It’s the antithesis of Tokyo. Forget packed crossings, neon towers and 24-hour entertainment; instead picture white sand beaches, tiny coral islands, dense rainforests and a deliciously slow-paced tempo.
Welcome to Okinawa. The sun-kissed archipelago – a necklace trail of more than 100 subtropical islands – has long savoured being utterly different from the rest of Japan.
There is its unusual cuisine (mouth-popping umi budo, a seaweed also known as ‘green caviar’, is a highlight); its distinct culture (the high-pitched strains of traditional music are impossible to avoid); and its healthy lifestyle (Okinawa is home to the nation’s highest concentration of centenarians).
Here’s a selection of the very best Okinawa experiences to add to your itinerary.
THE FRUIT: Pineapple
It’s all about pineapples in Okinawa. Lovers of the spiky tropical fruit shouldn’t miss Pineapple House – a theme park-style celebration of all things pineapple, including Japan’s first pineapple winery. It’s a short drive from Naha, the capital of the main island Okinawa Honto – and with its giant pineapple statue in the front, impossible to miss.
THE MARKET: Makishi
For a lively taste – quite literally – of local life, it’s worth getting lost in Naha city’s main public market Makishi, which is surrounded by local food stalls, from tropical fruits and turmeric tea to umi budo and countless pork cuts (a key Okinawan ingredient). Centre stage is famously fresh seafood. Buy your fish on the ground floor – and then have it cooked in a restaurant on the first floor.
THE SNACK: Bread
Japan may excel at all things rice – but Okinawa is also undergoing an unexpected bread boom. A string of delicious bakeries have cropped up on the main island in recent years. Some of the best artisan breads can be found at tiny Suien, run by a husband and wife team (plus resident donkey) in Yomitan, a pottery village on the main island.
THE ISLAND RETREAT: Hoshinoya Taketomi
For a taste of island paradise (plus a healthy dollop of luxury), head to Hoshinoya Taketomi, one of Okinawa’s most stylish hotels on a tiny island in the far-flung Yaeyama archipelago. A contemporary take on a traditional Okinawan village, it’s home to an elegant network of stone walls, sandy paths and red-tile-roofed pavillions, with tatami mat flooring and flower gardens.
THE RAINFOREST: Iriomote Island
One place that defies geographical stereotypes is tiny Iriomote Island, part of the Yaeyama chain, a mini Brazilian Amazon. Dense jungle and mangrove swamps cover around 90 per cent of the reef-fringed island, vast swathes of which are a protected national park. Jungle trekking, canyoning and cave exploring are among popular activities.
THE COCKTAIL: Awamori Mojito
If the weather isn’t enough to warm you, then Okinawa’s firewater awamori, made from long grain rice, certainly will. The best place to sample it in style is the bar at The Ritz-Carlton, Okinawa: a serene hilltop retreat north of Naha. Mint-infused awamori mojitos are a highlight (the perfect accompaniment to its awamori foie gras terrine).
THE DIVING: Zamami and Akajima
The best diving spots are the small laidback Kerama Islands of Zamami and neighbouring Akajima (less than an hour on the fastest boat from Naha). The shallow blue waters, tropical coral reefs and techno-bright sea creatures make them among Okinawa’s best places to go below sea level.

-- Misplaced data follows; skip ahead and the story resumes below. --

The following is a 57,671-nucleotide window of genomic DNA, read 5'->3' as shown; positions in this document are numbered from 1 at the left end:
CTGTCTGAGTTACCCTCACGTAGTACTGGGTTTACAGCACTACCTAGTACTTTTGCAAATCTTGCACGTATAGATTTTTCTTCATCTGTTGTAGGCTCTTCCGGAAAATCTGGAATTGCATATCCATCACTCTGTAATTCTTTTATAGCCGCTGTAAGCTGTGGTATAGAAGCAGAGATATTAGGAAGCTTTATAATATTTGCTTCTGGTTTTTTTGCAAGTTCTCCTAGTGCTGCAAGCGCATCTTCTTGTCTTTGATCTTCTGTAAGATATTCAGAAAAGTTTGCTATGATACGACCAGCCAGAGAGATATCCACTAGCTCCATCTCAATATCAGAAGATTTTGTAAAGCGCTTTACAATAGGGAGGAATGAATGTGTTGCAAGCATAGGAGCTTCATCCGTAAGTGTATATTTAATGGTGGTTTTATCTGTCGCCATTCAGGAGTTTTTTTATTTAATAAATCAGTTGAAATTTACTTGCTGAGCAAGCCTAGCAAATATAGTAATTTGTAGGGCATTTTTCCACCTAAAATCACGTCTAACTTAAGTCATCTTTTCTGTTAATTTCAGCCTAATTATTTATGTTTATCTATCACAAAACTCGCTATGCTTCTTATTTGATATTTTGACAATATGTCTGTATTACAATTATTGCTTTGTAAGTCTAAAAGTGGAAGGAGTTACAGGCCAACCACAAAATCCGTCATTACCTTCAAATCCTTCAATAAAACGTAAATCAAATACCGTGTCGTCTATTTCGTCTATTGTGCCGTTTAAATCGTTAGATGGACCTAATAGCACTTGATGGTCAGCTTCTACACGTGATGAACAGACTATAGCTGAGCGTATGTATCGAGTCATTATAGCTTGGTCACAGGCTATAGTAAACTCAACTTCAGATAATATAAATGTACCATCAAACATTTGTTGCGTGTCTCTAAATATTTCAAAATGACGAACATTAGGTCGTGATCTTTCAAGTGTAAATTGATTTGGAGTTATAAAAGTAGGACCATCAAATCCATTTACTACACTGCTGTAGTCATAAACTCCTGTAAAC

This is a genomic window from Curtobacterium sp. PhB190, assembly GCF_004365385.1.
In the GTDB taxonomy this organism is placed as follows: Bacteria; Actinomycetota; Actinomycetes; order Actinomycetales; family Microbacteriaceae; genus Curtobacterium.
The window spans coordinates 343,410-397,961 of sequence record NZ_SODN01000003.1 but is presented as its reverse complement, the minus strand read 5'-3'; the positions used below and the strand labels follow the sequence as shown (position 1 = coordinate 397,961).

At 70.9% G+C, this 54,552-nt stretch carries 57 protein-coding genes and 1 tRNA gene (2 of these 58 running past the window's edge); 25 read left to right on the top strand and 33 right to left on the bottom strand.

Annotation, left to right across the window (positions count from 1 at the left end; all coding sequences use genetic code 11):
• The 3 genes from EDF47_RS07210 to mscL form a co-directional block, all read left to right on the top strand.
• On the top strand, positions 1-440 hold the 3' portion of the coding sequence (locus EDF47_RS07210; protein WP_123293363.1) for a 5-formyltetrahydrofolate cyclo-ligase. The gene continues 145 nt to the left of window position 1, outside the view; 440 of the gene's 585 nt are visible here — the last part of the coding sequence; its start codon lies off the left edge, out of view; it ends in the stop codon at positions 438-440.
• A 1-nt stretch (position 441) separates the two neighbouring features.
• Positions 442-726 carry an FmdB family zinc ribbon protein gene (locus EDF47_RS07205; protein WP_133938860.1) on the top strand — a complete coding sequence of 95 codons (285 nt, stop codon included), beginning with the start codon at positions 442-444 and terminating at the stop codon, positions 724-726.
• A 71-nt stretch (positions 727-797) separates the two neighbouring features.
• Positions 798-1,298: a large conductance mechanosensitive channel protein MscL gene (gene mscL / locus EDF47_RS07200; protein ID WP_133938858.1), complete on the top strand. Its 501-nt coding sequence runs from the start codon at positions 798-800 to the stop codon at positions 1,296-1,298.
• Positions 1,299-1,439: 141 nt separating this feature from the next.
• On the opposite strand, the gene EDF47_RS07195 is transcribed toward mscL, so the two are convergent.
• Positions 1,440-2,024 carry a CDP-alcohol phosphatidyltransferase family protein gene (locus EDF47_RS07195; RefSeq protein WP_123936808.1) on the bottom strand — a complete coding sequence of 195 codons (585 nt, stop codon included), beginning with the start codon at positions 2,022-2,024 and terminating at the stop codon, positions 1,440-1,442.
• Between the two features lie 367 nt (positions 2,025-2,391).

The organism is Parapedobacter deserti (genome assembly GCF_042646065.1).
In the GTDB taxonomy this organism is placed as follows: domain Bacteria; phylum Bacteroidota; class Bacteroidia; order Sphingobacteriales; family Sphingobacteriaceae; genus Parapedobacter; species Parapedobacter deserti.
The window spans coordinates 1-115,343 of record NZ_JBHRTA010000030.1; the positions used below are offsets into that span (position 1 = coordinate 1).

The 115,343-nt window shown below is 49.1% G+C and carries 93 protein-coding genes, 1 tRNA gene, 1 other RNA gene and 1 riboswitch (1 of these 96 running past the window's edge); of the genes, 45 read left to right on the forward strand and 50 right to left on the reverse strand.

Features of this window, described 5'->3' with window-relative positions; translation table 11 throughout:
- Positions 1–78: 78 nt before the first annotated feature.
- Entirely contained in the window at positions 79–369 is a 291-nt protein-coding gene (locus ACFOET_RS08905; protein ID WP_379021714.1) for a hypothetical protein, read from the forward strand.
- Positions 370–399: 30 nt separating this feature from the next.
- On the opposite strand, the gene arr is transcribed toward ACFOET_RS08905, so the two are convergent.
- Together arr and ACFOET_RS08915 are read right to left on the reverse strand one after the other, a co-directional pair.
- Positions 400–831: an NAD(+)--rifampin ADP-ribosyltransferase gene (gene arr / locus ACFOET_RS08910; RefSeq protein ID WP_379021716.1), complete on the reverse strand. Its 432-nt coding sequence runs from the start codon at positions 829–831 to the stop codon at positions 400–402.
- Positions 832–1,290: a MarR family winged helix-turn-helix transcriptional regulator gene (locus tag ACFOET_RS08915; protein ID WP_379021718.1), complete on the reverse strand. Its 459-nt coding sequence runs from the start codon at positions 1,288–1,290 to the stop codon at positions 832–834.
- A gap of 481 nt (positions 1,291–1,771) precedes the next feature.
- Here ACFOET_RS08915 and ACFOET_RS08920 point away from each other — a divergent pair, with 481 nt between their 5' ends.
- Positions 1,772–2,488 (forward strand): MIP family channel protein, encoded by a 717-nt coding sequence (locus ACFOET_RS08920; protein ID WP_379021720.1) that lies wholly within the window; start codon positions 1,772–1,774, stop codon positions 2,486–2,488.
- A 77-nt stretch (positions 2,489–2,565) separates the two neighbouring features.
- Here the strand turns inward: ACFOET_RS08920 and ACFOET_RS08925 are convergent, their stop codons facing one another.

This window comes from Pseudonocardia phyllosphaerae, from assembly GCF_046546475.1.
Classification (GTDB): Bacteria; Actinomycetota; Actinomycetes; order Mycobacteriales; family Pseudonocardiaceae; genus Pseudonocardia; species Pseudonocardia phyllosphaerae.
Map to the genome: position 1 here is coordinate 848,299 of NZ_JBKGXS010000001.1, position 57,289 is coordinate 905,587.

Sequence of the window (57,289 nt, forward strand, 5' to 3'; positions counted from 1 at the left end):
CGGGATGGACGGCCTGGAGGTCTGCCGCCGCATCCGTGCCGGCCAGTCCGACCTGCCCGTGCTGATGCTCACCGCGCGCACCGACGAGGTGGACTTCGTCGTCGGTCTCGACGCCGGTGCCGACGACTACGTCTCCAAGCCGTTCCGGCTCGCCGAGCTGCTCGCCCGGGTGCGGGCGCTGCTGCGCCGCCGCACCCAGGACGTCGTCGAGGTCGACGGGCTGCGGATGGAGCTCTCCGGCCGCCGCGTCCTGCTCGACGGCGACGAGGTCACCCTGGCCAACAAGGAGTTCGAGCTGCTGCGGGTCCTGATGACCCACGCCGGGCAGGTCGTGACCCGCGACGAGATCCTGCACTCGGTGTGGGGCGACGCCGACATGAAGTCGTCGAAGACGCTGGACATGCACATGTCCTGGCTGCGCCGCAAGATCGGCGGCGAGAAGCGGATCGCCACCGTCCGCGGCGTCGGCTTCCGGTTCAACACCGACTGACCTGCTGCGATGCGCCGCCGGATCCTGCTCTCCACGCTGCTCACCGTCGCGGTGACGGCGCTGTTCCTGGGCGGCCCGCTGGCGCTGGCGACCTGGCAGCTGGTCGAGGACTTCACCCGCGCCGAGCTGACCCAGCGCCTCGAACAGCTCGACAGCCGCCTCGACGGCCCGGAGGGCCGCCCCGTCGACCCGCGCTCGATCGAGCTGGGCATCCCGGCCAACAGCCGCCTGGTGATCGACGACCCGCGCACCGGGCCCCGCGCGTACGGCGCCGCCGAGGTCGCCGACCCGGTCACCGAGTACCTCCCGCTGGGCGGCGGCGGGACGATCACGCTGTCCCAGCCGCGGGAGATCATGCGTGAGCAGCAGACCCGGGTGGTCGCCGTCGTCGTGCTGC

THE DESIGN STORE: Garb Domingo
Visit Garb Domingo, a small design boutique with a well-curated selection of Okinawan artisan products. Highlights? Ken Fujimoto’s organically imperfect wooden bowls and Yoshiki Yamada’s turquoise glazed ceramics.
THE MARTIAL ART: Karate
One unusual claim to fame is Okinawa’s status as the birthplace of karate. Those interested in trying their hand at the martial art should head to Okinawa Karate Kaikan, a shiny new complex with a classic training space known as a dojo, which hosts an array of events – including beginner classes for the brave (white uniforms can be rented on site).
THE ARCHITECTURE: Okinawa Prefectural Museum
It’s impossible to miss Okinawa’s distinct architecture, with its red-tiled roofs often adorned with small figures half-dog, half-lion shisa creatures. But it’s also home to some enviably contemporary creations – like the Okinawa Prefectural Museum in Naha, with its sleek white latticed facade. It’s also worth a visit for its contemporary Okinawan art and crafts collections.
THE MUSEUM: Yanbaru Forest Toy Museum
Yanbaru is a wildly forested area to the north of the main island, Okinawa Honto – not only worth visiting for its flora and fauna, but also the Yanbaru Forest Toy Museum (a sister establishment to Tokyo Toy Museum). A large playroom space showcases an array of minimal wood creations for children – from smooth-lined ‘pebbles’ to stacking blocks – many made from timber reclaimed from local typhoon-damaged buildings.
THE LIFE ENHANCER: Urizun
If you want to live longer (and healthier), look at the people of Okinawa – at the last count, there were over 400 centenarians. No doubt the subtropical climate helps, but most credit their longevity to the local diet, rich in vegetables, legumes and ocean-fresh fish. Reap the rewards for yourself with a meal at a local restaurant specialising in Okinawan cuisine. In Naha, try izakaya Urizun, where many of the healthy Okinawan dishes are made with local seafood and vegetables unique to the islands.
● Naha Airport is an easy 30-minute monorail hop from the city centre (naha-airport.co.jp/en/access/monorail.html). Renting a car from the airport is recommended if you want to explore further.
● Spring (March to May) and autumn (September to December) are the best times to visit to ensure warm weather while avoiding the summer rainy season or travel-disrupting typhoons.